Poultry producers got off to a robust start in 2018, which helped the industry end the year strong.
Agriculture was a $7.7 billion industry in Mississippi this year, exceeding the total set in 2017 despite declines in the estimated value of row crops, timber, catfish and livestock.
Forestry has been a billion-dollar heavyweight in the state’s economy for the last six years, and the 2018 estimated value of $1.25 billion came despite a sluggish market.
With the Christmas celebration approaching, I’ve been thinking about favorite traditions, past and present. It probably comes as no surprise that many of these traditions are food related.
Growth and survival of planted hardwood seedlings are not guaranteed, and forest managers may need to learn more about establishment methods to avoid failed plantings.
Mississippi State University recently hired a peanut agronomist to serve the state’s agricultural producers.
The Mississippi State University Extension Service will offer free testing for a significant crop pest through Aug. 30, 2019.
The questions being emailed to me are literally filling up my inbox. I thought I’d share a couple of these questions, along with and my answers that should help home gardeners before we head into the 2019 spring and summer gardening seasons.
Floating islands are increasingly popular as a way to provide attractive centerpieces in ponds while improving water quality.
From the shore, floating islands look like normal earthen islands covered in plants, but they are much more than that. They are hydroponic systems that, when fully colonized by growing plants, are essentially wetlands that float on the water’s surface and provide many of the same services as natural wetlands.
Aspiring candidates for 2019 county elections now have a one-stop shop online where they can find information they need as they prepare their campaigns.
The Mississippi State University Extension Service has launched Election Prep 101, an online resource designed for anyone wanting to run for county office next year.
It’s that time of year again for shopping, eating, delivery trucks and poinsettias. Yep—it’s the Christmas season. (Photo by Gary Bachman)
Deer hunters know all too well the power of a deer’s sense of smell, or more technically speaking, its olfactory system. A change of wind direction can give deer just a whiff of human scent and send them running and send a hunter back to the truck empty handed.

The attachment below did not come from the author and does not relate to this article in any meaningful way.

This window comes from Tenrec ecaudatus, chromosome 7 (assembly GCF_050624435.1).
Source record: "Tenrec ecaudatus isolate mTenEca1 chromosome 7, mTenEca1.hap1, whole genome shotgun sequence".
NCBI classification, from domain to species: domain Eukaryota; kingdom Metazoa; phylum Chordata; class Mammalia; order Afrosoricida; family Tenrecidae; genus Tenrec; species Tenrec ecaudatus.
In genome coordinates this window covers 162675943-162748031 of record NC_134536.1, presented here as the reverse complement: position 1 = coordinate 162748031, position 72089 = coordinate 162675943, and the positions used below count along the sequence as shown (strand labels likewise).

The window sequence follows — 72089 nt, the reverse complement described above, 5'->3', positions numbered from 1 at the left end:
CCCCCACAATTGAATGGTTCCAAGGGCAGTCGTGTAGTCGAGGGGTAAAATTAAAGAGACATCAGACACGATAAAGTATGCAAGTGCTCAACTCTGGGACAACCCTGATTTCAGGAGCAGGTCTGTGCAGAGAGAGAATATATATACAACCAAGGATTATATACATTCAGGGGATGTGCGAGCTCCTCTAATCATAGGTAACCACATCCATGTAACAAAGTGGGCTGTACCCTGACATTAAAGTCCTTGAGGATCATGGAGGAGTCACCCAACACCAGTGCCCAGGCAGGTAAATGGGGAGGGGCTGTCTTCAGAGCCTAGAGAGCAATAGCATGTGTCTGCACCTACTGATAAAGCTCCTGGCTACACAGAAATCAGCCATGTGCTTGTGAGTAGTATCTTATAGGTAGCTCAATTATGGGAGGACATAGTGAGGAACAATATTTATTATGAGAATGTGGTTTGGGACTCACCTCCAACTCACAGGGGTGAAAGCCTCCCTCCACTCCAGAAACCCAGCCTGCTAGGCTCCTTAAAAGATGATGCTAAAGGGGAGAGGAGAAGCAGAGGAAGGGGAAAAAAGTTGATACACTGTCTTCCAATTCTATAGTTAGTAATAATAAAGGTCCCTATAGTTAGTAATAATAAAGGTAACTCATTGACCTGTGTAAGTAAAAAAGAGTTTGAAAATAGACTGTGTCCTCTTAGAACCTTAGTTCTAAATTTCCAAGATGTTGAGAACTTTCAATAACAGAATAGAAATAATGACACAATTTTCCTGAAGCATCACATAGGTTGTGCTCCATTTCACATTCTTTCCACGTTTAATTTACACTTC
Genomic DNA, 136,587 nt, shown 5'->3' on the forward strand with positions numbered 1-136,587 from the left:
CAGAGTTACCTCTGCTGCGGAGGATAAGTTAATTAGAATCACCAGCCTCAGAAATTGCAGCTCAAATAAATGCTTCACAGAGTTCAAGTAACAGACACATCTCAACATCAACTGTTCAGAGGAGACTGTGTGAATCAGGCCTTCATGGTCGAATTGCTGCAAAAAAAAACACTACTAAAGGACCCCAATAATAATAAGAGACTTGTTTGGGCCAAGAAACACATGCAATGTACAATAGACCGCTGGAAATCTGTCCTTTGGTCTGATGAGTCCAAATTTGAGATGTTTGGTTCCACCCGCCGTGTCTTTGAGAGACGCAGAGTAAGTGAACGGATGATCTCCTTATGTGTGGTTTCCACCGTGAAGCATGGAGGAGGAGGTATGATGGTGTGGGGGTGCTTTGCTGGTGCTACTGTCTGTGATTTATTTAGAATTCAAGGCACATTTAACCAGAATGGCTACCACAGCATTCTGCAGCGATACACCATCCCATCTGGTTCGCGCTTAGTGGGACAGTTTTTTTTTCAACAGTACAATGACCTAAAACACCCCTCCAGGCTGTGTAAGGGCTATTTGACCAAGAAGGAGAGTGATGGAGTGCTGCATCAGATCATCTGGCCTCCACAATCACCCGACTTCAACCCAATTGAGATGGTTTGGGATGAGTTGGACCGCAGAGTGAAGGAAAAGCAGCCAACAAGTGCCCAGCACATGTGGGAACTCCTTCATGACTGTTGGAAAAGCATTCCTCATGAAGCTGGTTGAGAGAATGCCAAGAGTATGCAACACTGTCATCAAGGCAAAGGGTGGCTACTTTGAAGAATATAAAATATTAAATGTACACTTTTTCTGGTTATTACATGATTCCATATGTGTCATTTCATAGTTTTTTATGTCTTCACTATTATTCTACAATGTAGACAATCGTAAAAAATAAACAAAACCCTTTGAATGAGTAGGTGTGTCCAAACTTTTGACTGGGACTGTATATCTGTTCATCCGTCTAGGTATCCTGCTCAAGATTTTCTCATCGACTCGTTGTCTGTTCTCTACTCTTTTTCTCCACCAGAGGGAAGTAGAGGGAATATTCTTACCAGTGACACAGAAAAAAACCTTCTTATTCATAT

Many people appreciate its flavor and soothing affects, but honey may receive more credit than it deserves.
Since ancient times, people have tried to use honey for medicinal purposes. Even today, people hope it will manage allergies, weight or diabetes. However, the use of honey just might not be as powerful as some believe.
December is a time when many producers seek advice from financial advisors as they plan their crops for the next year. The Mississippi State University Extension Service is hosting a workshop for these consultants.
Are you looking for cool-season color that’s a sure thing -- a take-it-to-the-bank garden plant? Then, do I have the plant for you. Though quite small in stature, this plant is huge in the color department. Now that I’ve got your attention, the plant I’m referring to is the beautiful viola.
As good food and hunting take center stage throughout the holidays, take a moment to give thanks for the pollinators that made much of it possible.
We acknowledge many benefactors during the holidays, but one group of little helpers in all of these traditions usually goes unnoticed.
This past week, we got a rude wakeup call from Mother Nature saying that winter has finally arrived.
I answered many phone calls and emails asking what could be done to protect landscape plants. I even shared some last-second cold weather protection tips on WLOX television. I want to point out that, except for the most tender, most plants came through the couple of days of cold weather just fine.
Hunters play a large role in helping to manage Mississippi’s deer population. Hunters not only help control deer numbers but also provide statewide harvest data that gives biologists insight into deer numbers, health and conditioning.
As we enter the first deer hunting season since the confirmation of chronic wasting disease -- or CWD -- in the state, we need assistance from Mississippi deer hunters more than ever.
Mississippians looking for locally grown Christmas trees have several varieties to choose from but should be prepared to shop early for the best selection.
John Kushla, a Mississippi State University Extension Service specialist and research professor who specializes in agroforestry and Christmas trees, said there are several ways to test for freshness when choosing the perfect tree at a tree farm.
While scorpions frequently live in hot and dry areas, at least two scorpion species are at home in Mississippi's often cold and wet climate.
Jerome Goddard, medical entomologist with the Mississippi State University Extension Service, identified the scorpions: Vaejovis carolinianus, commonly called the Southern Devil Scorpion or unstriped scorpion, found only in northeast Mississippi; and Centruroidis vittatus, known as the striped scorpion, found sporadically in central and southern parts of the state.